Forum home Road cycling forum Training, fitness and health

Chondromalacia Patellae

indysmithindysmith Posts: 276
edited February 2012 in Training, fitness and health
I wasn't really sure where to put this topic, but I suppose this will do.
Last September I was diagnosed with Chondromalacia Patellae; the doctor told me that the cartilage between my patella and femur had been eroded and roughened through over-use. He said that for some reason my patella does not track properly in the groove it's meant to move within as the knee bends.
I was told to rest and not to ride for a while.
I rested completely for 2-3 months and felt significantly better so started to ride again, but immediately my knees started clicking, grinding and aching again.
I am now having physiotherapy and I am doing daily exercises to strengthen the muscles around my knee.

My question is have any of you experienced this? Did it get better? Do you have any tips to kill the pain? How can I get back to riding? These exercises aren't helping so far and actually seem to be exacerbating the problem. I've also experimented with taping the knee and wearing compression bandages for support with no success.
All I want is to be able to ride my bike and it's making me miserable.
Thanks for any help


  • I also have pretty dodgy knees (although no idea what specific condition I have - just lots of clicking and aching etc) - I find that cycling actually helps my knees a lot (on the recommendation of a physio), however I've noted the following things which may or not be useful to you:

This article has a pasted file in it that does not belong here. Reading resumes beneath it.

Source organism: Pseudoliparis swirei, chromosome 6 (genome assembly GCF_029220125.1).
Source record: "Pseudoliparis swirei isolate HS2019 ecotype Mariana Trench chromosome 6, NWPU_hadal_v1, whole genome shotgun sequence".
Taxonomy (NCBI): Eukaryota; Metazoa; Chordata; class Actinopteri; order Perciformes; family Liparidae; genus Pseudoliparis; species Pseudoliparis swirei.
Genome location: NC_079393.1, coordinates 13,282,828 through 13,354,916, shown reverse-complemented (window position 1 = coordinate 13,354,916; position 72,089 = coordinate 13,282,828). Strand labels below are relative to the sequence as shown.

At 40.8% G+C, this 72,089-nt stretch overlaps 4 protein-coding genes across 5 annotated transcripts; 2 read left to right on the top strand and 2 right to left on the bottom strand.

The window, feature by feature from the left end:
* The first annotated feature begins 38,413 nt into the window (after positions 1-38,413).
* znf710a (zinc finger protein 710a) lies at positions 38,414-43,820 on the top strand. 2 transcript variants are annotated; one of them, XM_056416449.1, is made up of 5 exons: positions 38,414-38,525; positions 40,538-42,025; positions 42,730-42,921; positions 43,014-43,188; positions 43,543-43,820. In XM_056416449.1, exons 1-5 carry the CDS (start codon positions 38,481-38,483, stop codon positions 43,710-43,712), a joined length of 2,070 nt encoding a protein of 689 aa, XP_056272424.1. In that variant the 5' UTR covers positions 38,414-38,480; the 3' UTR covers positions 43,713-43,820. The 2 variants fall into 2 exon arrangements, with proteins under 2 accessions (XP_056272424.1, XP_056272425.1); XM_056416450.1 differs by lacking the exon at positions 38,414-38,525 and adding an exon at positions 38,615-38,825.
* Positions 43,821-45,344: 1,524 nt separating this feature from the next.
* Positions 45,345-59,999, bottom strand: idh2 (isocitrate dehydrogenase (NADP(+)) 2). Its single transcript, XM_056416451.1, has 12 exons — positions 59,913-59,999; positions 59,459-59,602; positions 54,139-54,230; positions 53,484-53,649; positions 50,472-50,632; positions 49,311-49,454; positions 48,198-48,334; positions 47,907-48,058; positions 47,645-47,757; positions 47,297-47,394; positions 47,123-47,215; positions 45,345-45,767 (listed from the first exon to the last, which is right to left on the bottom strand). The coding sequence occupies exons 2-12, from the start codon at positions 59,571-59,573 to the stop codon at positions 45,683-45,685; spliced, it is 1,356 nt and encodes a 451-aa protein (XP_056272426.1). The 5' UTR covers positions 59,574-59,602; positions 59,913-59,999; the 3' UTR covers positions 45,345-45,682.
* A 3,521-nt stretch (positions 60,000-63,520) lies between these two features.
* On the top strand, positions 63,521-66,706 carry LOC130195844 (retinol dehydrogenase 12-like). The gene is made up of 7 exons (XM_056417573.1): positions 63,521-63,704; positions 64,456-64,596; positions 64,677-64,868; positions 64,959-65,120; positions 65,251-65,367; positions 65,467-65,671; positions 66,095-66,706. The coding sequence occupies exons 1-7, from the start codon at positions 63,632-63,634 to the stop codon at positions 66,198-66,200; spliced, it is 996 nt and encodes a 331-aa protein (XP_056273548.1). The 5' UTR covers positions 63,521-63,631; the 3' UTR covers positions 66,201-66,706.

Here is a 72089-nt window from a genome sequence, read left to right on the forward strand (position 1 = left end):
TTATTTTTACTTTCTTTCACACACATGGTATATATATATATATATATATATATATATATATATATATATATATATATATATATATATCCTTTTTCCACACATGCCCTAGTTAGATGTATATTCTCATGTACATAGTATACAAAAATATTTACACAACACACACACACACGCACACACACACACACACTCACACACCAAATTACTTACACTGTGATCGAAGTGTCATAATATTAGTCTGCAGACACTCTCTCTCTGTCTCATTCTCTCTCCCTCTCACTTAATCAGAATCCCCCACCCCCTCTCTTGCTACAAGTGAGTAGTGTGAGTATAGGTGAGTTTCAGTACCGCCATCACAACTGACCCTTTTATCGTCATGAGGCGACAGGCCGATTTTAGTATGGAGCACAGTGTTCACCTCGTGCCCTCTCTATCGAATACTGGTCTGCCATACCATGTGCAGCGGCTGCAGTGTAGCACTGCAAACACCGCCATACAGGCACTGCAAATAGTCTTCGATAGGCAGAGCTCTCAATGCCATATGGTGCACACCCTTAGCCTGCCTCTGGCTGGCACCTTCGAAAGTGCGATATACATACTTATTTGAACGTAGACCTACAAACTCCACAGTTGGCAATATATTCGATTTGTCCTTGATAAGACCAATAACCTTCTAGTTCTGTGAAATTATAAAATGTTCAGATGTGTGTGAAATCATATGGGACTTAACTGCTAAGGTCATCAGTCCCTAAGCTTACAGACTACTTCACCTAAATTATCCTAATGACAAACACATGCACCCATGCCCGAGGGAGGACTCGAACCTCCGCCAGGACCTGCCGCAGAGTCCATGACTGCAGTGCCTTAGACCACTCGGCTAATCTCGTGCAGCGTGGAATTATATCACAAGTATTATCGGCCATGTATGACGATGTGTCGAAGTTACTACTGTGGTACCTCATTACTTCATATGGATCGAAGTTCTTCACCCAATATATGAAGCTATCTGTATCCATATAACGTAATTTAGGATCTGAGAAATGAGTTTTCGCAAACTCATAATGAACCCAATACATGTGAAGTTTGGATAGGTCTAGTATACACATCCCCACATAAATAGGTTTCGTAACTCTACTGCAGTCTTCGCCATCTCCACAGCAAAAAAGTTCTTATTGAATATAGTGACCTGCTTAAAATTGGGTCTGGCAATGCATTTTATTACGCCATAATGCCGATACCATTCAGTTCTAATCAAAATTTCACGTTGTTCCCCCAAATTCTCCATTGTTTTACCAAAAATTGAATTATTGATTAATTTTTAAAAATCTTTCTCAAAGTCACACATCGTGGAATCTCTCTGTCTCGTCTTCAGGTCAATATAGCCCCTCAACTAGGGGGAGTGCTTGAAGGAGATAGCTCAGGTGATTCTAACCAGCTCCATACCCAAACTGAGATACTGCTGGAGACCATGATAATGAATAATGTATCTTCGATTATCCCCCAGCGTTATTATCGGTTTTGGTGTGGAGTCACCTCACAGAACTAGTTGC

1: Bike fit is very important - my fit was already pretty good, but after a proper bike fitting, it was immediately noticeably better. And when having a bike fitting, make sure you mention your knees so they can pay particular attention to cleat positioning etc.
    2: Spin, don't grind. As recommended by my physio (and many people on here), it's better to spin a lower gear in high cadence, rather than grind a high gear with low cadence - essentially put less pressure on your knees. Also, along with this, avoid standing on the peddles, at least until your knees are feeling better.
    3: Finally, I also take Glucosamine Hydrochloride supplements - I *think* these help, but plenty of people will say it has no effect.

    Hope the above helps, although I'm no expert so take the above with a big pinch of salt (like all internet-based advice)!
  • ilm_zero7ilm_zero7 Posts: 2,213
    CP is normally a younger persons problem - late teens to early 20's. I am not sure how old you are, but with care you can grow out of it. I was a road runner in my younger years, doing 80-120 miles a week, so it was a problem, but I found some x-training (swimming esp.) and some fancy lasers and foot beds improved the condition.

    Now I am 48 and my knees make an awful gristly grinding noise and can be a bit susceptible on long hard rides - but again a bike fit, a slightly higher saddle, and learning to spin rather than push gears has all helped me continue to enjoy cycling.

    Having got this far and then read what Gllewellyn has written, you can see the similarities and comments. Not so sure on glucosamine - I know that’s good for arthritics, by CP it more a tissue problem. It also really upsets my guts, but if it works for you, do it.